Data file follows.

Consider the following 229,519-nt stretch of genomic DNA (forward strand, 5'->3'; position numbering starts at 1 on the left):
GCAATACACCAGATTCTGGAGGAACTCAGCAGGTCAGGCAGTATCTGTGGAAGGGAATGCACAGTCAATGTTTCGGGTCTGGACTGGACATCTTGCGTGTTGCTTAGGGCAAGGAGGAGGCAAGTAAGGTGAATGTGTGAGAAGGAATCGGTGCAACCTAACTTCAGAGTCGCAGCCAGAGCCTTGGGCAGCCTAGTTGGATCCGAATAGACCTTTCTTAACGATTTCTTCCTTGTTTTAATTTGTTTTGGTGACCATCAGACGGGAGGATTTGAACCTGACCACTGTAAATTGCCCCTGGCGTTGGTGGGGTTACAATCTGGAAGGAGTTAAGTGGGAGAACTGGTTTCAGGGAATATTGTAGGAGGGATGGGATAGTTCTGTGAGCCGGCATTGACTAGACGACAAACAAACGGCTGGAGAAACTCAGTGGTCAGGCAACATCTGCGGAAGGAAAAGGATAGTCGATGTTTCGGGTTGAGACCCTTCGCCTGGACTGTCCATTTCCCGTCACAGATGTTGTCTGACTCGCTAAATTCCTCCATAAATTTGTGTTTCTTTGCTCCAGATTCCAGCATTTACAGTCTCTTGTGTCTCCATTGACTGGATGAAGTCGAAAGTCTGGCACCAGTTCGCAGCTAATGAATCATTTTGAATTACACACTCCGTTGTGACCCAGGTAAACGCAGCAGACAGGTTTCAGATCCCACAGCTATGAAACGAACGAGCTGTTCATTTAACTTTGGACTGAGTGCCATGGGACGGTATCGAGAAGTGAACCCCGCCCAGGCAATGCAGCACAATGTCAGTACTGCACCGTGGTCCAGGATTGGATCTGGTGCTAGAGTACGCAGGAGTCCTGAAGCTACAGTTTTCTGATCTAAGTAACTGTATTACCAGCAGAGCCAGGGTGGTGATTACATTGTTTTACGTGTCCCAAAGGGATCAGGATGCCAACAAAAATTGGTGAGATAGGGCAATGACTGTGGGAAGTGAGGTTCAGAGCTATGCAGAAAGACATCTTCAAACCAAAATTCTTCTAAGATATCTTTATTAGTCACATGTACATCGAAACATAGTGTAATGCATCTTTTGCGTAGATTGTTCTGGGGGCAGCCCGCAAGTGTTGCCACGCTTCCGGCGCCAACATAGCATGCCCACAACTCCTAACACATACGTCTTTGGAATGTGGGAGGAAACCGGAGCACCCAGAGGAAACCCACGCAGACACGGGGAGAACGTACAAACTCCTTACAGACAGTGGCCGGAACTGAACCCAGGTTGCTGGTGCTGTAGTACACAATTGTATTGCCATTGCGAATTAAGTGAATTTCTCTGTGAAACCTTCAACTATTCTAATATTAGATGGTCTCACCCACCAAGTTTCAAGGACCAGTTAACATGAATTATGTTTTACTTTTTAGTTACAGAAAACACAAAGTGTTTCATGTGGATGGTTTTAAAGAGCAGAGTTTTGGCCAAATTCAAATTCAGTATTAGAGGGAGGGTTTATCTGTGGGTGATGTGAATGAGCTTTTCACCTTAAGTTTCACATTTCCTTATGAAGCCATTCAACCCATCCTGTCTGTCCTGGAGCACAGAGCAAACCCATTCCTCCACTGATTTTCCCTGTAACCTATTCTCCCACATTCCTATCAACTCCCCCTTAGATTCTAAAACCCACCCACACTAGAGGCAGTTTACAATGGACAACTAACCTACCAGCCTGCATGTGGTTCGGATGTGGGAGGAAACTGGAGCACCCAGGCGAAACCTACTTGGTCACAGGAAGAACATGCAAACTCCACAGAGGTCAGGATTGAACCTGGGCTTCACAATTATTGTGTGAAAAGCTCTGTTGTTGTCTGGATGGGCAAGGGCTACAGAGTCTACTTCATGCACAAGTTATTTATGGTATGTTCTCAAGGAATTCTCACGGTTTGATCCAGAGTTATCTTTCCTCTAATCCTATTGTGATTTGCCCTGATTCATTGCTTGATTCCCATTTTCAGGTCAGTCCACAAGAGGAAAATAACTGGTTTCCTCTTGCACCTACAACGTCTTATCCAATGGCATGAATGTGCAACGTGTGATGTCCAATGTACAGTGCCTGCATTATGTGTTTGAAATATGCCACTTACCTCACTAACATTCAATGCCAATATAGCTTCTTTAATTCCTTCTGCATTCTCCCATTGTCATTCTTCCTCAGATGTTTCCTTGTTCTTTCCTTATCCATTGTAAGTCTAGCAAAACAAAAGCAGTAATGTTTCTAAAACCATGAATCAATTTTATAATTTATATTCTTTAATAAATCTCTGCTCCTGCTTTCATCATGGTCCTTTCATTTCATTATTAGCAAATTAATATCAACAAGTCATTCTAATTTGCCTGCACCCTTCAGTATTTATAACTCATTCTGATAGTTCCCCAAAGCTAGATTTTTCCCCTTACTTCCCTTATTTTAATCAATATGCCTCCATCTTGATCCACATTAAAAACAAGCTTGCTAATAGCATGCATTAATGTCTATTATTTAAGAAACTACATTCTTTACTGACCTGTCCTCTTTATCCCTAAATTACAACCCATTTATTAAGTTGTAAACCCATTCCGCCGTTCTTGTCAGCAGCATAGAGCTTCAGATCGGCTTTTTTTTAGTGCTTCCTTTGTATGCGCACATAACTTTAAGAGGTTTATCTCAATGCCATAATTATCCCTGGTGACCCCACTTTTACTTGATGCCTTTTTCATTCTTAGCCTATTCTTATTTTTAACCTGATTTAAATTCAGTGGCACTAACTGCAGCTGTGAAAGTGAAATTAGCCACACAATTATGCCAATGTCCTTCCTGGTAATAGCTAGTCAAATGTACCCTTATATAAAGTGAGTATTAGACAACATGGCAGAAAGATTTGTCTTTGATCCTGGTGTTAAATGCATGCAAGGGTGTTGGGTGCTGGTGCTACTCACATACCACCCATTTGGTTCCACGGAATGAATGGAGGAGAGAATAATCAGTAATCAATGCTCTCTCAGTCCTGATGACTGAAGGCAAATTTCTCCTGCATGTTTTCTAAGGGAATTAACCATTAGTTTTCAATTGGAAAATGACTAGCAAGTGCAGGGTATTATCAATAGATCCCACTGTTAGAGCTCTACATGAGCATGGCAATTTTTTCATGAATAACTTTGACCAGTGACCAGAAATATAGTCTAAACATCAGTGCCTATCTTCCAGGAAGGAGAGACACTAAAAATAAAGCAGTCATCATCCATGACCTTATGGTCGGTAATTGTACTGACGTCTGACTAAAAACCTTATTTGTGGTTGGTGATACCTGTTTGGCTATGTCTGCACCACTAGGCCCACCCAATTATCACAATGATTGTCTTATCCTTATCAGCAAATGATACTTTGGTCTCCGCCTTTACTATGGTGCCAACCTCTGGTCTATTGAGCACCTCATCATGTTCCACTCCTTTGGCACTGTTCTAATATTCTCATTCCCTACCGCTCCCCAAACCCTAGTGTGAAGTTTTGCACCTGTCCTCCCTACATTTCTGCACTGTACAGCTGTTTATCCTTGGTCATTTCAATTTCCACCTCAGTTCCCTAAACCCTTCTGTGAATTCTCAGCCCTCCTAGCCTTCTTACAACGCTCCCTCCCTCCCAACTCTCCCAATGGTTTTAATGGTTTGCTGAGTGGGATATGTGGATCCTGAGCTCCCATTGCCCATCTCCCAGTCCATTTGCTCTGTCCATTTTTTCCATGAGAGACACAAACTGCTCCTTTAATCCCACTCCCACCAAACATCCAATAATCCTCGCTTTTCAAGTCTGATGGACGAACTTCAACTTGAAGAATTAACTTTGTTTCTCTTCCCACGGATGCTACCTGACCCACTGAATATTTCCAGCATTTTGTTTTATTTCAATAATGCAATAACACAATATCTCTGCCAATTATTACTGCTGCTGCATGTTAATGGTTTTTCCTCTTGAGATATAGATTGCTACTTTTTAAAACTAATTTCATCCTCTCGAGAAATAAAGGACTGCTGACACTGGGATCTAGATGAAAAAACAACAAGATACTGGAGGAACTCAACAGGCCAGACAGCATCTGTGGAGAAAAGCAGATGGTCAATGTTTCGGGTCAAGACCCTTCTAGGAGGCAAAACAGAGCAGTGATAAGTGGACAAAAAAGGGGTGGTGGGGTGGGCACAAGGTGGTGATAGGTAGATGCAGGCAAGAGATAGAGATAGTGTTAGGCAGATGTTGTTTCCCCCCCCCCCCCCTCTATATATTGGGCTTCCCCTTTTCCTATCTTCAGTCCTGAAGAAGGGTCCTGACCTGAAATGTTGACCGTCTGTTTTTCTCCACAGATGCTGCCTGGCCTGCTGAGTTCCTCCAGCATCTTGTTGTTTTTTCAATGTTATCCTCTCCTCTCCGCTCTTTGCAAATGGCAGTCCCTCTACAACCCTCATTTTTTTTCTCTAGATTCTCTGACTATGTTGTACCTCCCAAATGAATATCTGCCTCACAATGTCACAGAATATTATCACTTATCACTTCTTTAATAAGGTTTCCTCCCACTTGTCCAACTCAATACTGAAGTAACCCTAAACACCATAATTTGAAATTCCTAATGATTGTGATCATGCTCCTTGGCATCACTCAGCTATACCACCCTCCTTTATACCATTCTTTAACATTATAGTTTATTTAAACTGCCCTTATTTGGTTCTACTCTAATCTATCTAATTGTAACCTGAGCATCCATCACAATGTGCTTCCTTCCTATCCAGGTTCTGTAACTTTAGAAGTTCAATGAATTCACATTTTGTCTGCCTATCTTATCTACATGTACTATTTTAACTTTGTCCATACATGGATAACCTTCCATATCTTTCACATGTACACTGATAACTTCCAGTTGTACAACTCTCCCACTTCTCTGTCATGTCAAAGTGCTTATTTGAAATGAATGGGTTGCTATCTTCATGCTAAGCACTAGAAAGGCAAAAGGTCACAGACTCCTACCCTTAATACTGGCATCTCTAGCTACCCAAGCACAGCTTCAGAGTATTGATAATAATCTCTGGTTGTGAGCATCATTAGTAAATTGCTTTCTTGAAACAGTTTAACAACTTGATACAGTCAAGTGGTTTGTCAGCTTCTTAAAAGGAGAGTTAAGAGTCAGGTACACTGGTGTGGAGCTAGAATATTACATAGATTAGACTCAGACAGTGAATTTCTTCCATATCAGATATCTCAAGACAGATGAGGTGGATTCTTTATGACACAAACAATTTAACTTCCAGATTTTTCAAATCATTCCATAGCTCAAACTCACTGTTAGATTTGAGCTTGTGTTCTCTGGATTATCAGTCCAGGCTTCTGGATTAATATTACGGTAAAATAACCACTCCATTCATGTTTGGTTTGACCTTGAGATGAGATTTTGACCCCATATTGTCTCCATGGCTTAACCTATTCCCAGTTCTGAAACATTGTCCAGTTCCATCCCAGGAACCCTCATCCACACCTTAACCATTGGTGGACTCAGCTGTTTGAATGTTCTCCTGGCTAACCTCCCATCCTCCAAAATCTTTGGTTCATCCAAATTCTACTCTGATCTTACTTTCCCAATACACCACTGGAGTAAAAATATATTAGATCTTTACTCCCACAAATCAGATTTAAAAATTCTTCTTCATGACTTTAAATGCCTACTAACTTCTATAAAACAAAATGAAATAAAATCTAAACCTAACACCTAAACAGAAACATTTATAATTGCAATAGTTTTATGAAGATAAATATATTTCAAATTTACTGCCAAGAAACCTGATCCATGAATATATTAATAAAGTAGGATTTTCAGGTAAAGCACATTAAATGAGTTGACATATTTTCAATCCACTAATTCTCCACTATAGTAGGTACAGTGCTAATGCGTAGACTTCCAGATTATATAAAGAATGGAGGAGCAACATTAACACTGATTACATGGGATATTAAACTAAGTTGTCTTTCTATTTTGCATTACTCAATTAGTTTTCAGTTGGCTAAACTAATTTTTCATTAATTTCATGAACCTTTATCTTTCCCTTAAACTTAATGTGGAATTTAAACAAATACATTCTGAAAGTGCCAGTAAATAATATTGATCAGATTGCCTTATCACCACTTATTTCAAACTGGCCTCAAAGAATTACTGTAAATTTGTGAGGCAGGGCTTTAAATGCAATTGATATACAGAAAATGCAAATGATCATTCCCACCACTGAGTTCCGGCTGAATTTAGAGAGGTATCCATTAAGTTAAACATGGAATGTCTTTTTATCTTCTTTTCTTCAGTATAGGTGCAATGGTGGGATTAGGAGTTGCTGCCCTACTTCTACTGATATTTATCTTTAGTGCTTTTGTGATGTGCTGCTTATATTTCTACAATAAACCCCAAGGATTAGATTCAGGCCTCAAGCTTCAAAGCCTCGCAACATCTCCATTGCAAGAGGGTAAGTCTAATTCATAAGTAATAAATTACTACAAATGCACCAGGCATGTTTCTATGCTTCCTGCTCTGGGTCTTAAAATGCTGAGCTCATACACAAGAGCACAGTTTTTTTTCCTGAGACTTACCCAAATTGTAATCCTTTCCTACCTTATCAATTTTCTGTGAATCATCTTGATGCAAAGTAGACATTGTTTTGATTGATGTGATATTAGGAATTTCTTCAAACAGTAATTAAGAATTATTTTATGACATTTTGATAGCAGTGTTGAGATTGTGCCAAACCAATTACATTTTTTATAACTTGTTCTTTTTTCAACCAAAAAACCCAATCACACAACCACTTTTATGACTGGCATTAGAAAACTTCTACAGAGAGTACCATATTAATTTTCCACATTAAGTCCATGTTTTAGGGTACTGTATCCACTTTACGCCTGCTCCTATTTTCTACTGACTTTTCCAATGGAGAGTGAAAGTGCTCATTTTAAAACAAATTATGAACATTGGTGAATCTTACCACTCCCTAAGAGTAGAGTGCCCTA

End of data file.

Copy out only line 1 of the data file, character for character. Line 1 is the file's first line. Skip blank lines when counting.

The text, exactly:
Consider the following 229,519-nt stretch of genomic DNA (forward strand, 5'->3'; position numbering starts at 1 on the left):